Anthrax is a serious infectious disease caused by a bacteria that can lie dormant in soil for decades. While anthrax occurs most often in humans handling animals (or animal products) infected with the bacteria, there have been several instances of anthrax being used as a bioterror agent. There has been a lull in anthrax coverage in recent years, but it remains an extremely dangerous bioterrorism weapon that should remain top of mind.
The influenza pandemic of 2009 and more recent threats involving Middle East Respiratory Syndrome (MERS) and Ebola revealed national preparedness gaps, a topic explored extensively at the George H.W. Bush Sixth China-U.S. Relations Conference in Houston. Remedies are essential to avoid future high-consequence emergencies that could threaten large segments of our populations, economies and infrastructure.
Public health threats know no boundaries, and global security depends upon preparedness and collaboration in establishing sustainable public health systems around the world, said a panel of high-ranking experts at the George H.W. Bush Sixth China-U.S. Relations Conference hosted by Texas A&M Health Science Center in Houston.
The social media hashtag #EndPandemics tied to this week’s 6th George H.W. Bush China-U.S. Relations Conference in Houston is more than a memorable phrase. It is indeed a specific objective — one that could be accomplished within the next decade, if there is bold and focused American leadership accompanied by strong international cooperation and transparent sharing of data.
For decades, the U.S. and China have collaborated on international health issues, and the timing has never been more pivotal to take that partnership to the next level, Centers for Disease Control and Prevention Director Tom Frieden, M.D., M.P.H., told an audience of the world’s most elite physicians, scientists, policymakers, government officials and business leaders during the China-U.S. Relations Conference keynote address on May 12.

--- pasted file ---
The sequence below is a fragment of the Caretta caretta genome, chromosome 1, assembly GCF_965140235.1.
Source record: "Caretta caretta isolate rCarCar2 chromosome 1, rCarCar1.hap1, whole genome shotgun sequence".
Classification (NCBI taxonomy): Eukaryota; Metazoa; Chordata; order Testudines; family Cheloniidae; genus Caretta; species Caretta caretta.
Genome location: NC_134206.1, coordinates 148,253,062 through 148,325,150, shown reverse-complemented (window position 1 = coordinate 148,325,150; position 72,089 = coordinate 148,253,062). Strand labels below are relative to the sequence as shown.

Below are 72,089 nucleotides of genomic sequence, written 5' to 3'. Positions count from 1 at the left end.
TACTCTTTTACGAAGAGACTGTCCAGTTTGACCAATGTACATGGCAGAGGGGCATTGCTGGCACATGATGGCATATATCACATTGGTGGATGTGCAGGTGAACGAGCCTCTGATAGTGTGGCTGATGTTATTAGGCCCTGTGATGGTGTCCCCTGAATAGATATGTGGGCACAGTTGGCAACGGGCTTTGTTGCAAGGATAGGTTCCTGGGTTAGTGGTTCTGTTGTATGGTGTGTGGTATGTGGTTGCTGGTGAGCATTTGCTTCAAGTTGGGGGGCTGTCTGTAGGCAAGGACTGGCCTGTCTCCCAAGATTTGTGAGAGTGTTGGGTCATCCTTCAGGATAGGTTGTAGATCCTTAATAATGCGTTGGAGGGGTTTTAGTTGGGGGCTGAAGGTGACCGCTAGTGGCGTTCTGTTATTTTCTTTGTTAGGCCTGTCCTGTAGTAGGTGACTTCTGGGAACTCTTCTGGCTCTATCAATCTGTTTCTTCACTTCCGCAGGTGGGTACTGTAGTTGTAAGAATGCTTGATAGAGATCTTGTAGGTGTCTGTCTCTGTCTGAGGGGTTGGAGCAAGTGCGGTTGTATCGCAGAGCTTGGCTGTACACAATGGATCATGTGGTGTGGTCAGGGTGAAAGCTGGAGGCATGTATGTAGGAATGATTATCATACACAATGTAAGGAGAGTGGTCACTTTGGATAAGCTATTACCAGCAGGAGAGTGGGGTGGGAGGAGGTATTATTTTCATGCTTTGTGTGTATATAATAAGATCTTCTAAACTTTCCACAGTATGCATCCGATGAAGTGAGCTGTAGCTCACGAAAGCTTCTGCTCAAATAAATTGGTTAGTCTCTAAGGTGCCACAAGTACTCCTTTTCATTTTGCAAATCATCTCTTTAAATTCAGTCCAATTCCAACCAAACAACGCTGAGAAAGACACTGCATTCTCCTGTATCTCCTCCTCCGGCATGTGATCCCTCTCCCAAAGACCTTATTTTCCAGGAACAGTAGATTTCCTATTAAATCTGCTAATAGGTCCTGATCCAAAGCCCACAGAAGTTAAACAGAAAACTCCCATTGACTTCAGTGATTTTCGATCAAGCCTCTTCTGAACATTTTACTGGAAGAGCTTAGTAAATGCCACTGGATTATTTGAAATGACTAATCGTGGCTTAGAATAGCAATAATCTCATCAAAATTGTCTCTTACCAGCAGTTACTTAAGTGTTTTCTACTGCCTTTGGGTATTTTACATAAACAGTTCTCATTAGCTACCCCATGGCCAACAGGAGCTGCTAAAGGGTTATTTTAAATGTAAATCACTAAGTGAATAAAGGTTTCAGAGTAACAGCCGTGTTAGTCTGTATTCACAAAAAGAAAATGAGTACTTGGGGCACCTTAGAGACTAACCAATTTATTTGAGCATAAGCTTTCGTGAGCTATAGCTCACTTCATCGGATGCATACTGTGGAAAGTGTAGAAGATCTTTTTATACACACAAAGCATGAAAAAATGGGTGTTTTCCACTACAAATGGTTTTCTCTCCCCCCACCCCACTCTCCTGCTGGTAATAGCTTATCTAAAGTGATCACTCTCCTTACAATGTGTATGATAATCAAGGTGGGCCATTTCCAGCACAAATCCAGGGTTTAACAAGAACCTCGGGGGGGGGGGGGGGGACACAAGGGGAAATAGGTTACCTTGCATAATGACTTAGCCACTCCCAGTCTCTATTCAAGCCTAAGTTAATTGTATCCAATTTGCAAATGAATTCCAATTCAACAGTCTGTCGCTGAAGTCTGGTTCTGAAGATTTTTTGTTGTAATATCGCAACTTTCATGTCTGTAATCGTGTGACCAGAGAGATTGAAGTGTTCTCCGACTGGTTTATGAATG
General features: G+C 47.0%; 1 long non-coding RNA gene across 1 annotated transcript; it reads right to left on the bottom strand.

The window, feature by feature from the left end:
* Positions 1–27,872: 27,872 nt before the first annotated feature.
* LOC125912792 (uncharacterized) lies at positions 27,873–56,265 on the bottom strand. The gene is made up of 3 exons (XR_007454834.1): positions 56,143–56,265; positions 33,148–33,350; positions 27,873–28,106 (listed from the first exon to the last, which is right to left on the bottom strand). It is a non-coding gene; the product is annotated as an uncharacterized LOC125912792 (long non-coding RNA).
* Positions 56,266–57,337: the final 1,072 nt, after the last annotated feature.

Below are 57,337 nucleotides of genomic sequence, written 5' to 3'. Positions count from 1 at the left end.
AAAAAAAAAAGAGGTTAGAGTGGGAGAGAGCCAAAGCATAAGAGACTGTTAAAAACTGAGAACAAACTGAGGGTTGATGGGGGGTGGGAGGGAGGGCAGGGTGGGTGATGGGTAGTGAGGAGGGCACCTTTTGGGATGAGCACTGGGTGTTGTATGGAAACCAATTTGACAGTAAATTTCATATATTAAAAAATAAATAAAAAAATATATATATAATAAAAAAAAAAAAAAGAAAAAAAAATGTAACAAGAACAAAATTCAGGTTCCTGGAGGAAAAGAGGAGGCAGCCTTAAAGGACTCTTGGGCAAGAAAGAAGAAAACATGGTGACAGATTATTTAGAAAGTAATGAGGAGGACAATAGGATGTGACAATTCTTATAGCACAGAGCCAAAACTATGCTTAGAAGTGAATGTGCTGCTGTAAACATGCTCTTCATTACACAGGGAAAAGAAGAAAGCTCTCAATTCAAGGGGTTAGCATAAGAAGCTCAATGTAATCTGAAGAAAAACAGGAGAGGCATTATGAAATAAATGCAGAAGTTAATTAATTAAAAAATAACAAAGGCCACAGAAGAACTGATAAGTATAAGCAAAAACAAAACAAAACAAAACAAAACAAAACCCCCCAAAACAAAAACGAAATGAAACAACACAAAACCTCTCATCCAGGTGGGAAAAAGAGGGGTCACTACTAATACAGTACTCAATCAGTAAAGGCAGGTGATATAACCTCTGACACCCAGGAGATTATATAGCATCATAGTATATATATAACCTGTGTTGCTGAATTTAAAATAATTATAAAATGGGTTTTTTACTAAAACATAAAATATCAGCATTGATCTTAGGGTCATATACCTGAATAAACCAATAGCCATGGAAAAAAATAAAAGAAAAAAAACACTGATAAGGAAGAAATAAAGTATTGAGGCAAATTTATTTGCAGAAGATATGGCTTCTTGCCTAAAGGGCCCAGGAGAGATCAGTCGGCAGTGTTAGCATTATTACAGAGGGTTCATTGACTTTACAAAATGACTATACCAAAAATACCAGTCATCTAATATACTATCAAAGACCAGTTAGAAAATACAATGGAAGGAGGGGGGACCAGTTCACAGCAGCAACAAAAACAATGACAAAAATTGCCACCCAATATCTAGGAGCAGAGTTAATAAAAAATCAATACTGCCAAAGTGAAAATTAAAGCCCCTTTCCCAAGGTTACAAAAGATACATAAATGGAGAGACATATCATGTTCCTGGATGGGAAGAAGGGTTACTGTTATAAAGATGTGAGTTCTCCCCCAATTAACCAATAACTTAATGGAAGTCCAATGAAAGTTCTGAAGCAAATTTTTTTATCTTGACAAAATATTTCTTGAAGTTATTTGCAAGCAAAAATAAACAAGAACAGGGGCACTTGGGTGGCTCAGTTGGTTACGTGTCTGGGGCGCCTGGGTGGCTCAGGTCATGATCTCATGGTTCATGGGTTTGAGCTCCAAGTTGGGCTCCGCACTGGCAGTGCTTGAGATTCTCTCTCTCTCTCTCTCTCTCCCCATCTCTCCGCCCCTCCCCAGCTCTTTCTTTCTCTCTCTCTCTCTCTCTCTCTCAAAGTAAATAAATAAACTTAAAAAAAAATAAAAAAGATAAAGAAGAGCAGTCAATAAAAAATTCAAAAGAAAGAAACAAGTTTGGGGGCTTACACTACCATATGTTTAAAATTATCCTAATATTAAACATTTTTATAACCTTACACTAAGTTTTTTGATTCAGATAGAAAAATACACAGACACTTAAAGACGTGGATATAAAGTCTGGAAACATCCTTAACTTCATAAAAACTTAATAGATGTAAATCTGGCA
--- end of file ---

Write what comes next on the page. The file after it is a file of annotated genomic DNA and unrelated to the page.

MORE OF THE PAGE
International collaboration and innovative partnerships with industry, government, speeding bench-to-bedside discoveries
Whether it’s an inhaled therapeutic that stimulates innate immunity of the lungs to prevent the spread of bacterial and viral infections, or a novel tuberculosis test that allows doctors to diagnose the infectious disease within minutes, the partnerships between academic institutions, their spinoff companies, industry, and government are the driving force behind advancing these products to the market — and on faster timelines than ever before.
Renaissance of natural products-based drug research gains momentum with international partnerships and a focus on anti-infective agents
While natural products form the basis of more than half of the therapeutic drugs on the market today, this research arena is experiencing a modern-day renaissance, thanks to advances in synthetic and analytic chemistry, as well as to the major advances in molecular biology and genomics.
Cheryl Lyn Walker, Ph.D., Welch Chair of Chemistry and director of the Texas A&M Institute of Biosciences and Technology, was recently named Outstanding Distinguished Scientist for 2015 by the Texas A&M University Chapter of Sigma Xi. The coveted award is bestowed upon one scientist each year who exhibits exemplary accomplishments in science and engineering.
The Texas A&M Health Science Center is hosting the Tropical and Infectious Diseases Impacting Texas conference in Corpus Christi, Texas, Friday, April 24 and Saturday, April 25, to provide physicians and other health professionals with the knowledge necessary to identify and treat infectious diseases.